Perhaps it took Competitor Group’s two-by-four to the frontal lobe to get people’s attention, but now that CGI has eliminated appearance fees and (by running’s standards) appreciable prize purses at its U.S.-based Rock `n` Roll Series, it seems the message, “nobody cares how fast you run if nobody cares who you are”, has gotten through the fastest anonymous runners of the world.
This week International Athletics Consultancy, a European-based sports agency, announced that one of its top clients, two-time TCS Amsterdam Marathon champion Wilson Chebet, is using Facebook to offer advice to average runners prepping for the October 20th race.
“Course record holder and defending champion of TCS Amsterdam Marathon, Wilson Chebet of Kenya, is highly accomplished athlete and, at the same time, leader of a major training group (120+ runners) in Kenya,” reads the Facebook page. “As there is so much expertise and fresh perspective among elite Eastern African runners, we talked to Wilson and he is more than ready to hear from you and offer his advice.
“So, please, do ask Wilson in comments under this photo and we will forward as many questions as possible to him, with the goal for Wilson to cover all relevant subjects and assist as many runners as possible.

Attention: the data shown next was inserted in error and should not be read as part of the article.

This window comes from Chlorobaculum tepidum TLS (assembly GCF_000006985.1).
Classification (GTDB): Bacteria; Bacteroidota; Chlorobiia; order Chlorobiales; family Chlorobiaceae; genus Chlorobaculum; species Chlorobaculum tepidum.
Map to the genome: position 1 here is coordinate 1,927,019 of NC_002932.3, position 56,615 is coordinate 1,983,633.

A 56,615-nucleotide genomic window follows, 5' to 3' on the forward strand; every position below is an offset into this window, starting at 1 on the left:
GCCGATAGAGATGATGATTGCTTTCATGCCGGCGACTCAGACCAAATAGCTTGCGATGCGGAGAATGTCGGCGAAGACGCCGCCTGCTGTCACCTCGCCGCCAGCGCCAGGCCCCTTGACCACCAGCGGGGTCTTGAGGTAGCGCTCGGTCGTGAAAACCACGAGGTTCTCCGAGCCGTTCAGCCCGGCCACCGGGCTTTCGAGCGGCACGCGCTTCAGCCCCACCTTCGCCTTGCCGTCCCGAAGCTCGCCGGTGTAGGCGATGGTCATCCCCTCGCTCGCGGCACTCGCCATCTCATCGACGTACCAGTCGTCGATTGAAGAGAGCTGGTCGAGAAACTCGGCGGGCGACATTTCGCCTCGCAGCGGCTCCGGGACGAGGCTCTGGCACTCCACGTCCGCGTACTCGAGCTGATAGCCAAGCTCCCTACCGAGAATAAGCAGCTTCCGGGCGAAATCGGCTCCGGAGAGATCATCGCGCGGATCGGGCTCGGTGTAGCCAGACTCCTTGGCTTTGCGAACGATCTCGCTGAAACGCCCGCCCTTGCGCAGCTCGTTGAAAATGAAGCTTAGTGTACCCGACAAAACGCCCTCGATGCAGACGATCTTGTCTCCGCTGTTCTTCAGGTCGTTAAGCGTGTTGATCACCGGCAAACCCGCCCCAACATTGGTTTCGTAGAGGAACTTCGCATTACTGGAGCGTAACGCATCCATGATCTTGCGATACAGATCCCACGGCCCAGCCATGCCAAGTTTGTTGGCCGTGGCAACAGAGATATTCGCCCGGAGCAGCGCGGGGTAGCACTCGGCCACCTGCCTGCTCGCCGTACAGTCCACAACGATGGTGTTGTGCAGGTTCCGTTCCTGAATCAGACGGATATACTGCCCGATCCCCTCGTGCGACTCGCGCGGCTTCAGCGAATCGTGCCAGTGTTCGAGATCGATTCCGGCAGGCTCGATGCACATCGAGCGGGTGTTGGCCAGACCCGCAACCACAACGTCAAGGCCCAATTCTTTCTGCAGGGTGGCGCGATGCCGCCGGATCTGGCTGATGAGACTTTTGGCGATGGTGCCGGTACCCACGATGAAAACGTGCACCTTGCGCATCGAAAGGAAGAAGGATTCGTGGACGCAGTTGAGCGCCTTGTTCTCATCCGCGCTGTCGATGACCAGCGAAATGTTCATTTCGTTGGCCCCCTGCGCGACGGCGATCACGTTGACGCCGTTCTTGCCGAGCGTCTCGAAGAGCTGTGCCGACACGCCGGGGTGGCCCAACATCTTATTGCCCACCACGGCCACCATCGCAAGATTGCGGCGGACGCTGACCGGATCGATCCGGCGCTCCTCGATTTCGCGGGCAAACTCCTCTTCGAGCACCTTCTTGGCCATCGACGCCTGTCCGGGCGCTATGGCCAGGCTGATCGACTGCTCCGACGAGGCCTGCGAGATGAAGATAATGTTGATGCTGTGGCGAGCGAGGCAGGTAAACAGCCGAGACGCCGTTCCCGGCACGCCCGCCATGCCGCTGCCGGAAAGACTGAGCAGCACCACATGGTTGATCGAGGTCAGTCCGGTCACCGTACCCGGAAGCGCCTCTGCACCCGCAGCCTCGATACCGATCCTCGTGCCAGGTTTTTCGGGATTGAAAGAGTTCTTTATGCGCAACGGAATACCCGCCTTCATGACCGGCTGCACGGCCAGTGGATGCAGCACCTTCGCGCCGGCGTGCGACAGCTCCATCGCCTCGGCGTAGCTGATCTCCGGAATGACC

“Wilson is extremely experienced in training program design and with his training related experience and racing experience he is an ideal person to chat to and learn from about training intensities, approaches to recovery and regeneration, proper pacing of various workout types and much, much more.
“See you at Sunday, October 20th and a happy taper to all!”
This is the second time International Athletics Consultancy has forwarded one of its top clients for such an outreach. Former marathon world record holder Patrick Makau of Kenya did something similar at The Hapalua, Hawaii’s Half Marathon in March.
“This has been our belief for long period of time, and we worked hard to develop our capacity,” wrote Davor Savija, Manager, Special Projects for IAC. “(It’s) a small step, and just a second piece of much larger puzzle we are working on.”
The sport of distance running has long been segmented into non-aligned camps, racers, runners, and joggers, to the detriment of each. Now that a major event promoter has publicly announced that it sees little to no value to professional runners, it has dawned on some that maybe running fast from here to there may not be enough to generate interest in that ability. International Athletics Consultancy, for one, has decided to take a step toward repairing that long-broken connection to the middle and back of the pack. We shall see if others will follow.